(This paper is no longer available elsewhere on the web, although its critiques are; so as Prof Fiddes gave us a copy of it, I have scanned it here for the sake of completeness)
From The Virtual Body of Christ? Sacrament and Liturgy in Digital Spaces – a symposium organised by the CODEC research centre for Digital Theology (@CODECUK)
Sacraments in a Virtual World?
A contribution by Paul S. Fiddes, University of Oxford, June 2009
An avatar can receive the bread and wine of the Eucharist within the logic of the virtual world and it will still be a means of grace, since God is present in a virtual world in a way that is suitable for its inhabitants. We may expect that the grace received by the avatar will be shared in some way by the person behind the avatar, because the person in our everyday world has a complex relationship with his or her persona.
The key theological question is whether the triune God is present, and whether Christ is incarnate (in some form, including the church) within the virtual world.*If the answer is yes, then one can conceive of the mediation of grace through the materials of that world, i.e. through digital representations.
Grace is, of course, not a substance but the gracious presence of God, coming to transform personality and society. In sacrament, God takes the occasion of bodies in creation to be present in an intense or ‘focused’ way to renew life.
One ought not to assume that cyberspace is a disembodied world. The net is composed of a form of energy, just as is the familiar ‘physical’ world in which we operate everyday. Moreover, the persons behind the avatars are in physical connection with the virtual world – through many of the senses (sight, hearing, touch — i.e. keyboard, mouse). Anyway, mental activity always has a physical base in the brain. Studies have shown that people feel a bodily connection with those with whom they are communicating over the net.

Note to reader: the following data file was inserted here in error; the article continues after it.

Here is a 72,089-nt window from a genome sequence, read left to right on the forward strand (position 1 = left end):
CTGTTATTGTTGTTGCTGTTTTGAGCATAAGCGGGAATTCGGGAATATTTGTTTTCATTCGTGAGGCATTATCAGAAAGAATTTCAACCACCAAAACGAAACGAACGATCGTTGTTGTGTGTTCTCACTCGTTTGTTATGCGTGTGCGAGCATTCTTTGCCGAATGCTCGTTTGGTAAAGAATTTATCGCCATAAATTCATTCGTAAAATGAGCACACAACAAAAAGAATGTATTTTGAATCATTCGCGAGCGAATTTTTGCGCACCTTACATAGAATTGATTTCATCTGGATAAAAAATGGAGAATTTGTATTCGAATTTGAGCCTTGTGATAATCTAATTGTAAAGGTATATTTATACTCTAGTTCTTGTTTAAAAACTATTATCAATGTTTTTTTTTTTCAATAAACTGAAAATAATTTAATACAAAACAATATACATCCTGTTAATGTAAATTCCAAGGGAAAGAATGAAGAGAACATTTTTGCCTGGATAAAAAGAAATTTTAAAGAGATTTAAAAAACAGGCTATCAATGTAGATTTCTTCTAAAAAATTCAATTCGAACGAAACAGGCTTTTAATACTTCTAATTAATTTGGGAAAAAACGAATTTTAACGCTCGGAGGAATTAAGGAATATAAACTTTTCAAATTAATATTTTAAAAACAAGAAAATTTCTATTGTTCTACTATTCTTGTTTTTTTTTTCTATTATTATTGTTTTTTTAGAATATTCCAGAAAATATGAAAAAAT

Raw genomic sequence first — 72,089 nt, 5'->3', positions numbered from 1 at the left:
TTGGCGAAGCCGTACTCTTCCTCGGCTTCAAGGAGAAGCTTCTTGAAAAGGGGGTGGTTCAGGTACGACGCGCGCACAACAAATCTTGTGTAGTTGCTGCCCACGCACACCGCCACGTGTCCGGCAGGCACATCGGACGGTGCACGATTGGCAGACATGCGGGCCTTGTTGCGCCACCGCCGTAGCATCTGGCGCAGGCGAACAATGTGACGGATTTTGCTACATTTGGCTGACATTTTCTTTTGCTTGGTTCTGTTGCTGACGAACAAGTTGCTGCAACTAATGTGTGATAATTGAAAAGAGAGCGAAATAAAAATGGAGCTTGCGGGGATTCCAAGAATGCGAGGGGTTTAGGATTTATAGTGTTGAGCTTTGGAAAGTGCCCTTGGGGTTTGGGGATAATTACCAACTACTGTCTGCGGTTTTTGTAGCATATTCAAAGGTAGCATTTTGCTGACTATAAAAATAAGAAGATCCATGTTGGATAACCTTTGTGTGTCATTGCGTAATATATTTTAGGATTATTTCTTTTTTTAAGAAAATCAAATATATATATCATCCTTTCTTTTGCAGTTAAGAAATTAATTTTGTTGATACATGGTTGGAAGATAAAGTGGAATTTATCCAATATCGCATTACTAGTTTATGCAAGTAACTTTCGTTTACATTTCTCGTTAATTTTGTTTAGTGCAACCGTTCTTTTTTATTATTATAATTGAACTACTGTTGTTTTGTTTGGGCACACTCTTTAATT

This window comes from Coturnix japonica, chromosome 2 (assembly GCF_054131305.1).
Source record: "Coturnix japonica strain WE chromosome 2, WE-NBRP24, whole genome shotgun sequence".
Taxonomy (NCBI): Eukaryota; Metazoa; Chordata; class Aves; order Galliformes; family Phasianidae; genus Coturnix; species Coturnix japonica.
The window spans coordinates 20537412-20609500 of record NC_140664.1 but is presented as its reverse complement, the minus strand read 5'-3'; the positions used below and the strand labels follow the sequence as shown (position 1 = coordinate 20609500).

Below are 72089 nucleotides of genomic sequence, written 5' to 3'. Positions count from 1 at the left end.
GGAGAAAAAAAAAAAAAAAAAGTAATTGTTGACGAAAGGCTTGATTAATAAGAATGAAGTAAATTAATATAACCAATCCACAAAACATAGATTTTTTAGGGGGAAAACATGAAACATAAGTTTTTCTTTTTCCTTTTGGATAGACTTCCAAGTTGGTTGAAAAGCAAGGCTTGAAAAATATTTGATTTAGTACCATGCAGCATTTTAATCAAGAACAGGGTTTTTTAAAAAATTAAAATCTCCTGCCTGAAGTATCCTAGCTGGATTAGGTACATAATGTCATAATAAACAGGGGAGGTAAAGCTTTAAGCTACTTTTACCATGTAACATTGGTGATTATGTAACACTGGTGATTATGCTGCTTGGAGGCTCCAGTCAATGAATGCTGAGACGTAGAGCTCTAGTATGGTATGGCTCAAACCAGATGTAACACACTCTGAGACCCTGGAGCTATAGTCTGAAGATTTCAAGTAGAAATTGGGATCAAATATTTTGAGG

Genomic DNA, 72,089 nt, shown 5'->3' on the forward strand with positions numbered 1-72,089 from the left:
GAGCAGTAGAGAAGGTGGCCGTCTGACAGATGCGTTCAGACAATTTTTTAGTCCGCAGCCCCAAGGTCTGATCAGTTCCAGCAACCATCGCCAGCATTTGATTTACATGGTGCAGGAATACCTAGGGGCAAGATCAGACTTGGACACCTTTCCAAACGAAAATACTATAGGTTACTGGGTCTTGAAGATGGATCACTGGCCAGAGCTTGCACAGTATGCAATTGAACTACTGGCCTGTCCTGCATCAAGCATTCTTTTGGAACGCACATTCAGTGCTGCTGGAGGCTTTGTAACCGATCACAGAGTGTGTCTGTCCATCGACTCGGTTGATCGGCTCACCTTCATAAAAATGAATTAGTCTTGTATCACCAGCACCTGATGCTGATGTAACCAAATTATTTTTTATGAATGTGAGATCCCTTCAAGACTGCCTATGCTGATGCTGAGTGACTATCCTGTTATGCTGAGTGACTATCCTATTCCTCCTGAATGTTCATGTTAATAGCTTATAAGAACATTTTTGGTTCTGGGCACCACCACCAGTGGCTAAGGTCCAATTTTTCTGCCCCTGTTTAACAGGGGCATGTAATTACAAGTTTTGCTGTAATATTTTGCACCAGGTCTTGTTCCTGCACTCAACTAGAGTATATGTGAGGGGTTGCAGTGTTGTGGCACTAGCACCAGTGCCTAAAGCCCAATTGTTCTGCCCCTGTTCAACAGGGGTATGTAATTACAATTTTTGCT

Theologically we should develop a notion of ‘virtual sacraments’ rather than an ‘extension’ of the consecration of elements over a distance, and their direct reception by the person employing the avatar. Within the logic of the virtual world, the cathedral in Second Life is a place where avatars worship God and avatars minister to avatars. The ‘person’ can thus only receive a virtual sacrament indirectly through relation to the avatar. There is a mysterious and complex interaction between the person and the persona projected (avatar), just as there is between the person and his/her personae (self-presentations to others) in everyday life. Avatars do not, however, worship merely an avatarGod because there is only one God, for whom person and persona are identical and in whom ‘all things live and move and have their being’, including the beings of virtual worlds.
There can be an ‘extension’ of the sacraments from the church sacraments of bread and wine into the sacramentality of the whole world, since the world is held in the life of the triune God; for an expression of this, see Teilhard de Chardin’s Mass on the World. Many physical objects in the world can become a focus of mediated grace in continuity with the church sacraments, while remaining dependent upon the sacraments of dominical institution for their meaning. My suggestion about virtual sacraments thus falls somewhere into the spectrum between church sacraments of bread and wine and other sacramental media in the world. I do not want to suggest that virtual sacraments would be simply identical with the church sacraments, though given the context of a ‘virtual church’ I suggest they would be closer on the spectrum than — say — the sacraments of sand and light in RS Thomas’ poem ‘In Great Waters’ :
The sand crumbles
like bread; the wine is
the light quietly lying
in its own chalice. There is
A sacrament there…
It might be said that the stuff of a virtual sacrament includes both sand (silicon) and light (photons)! Is there any less sand and light in a virtual world than in Thomas’ experience of the sea off the coast of Wales?
* This is not an outlandish question. The same question may be asked about the world which is inhabited by a schizophrenic, which appears completely real to the schizophrenic subject but which will be alien to others who share that person’s life in daily experience.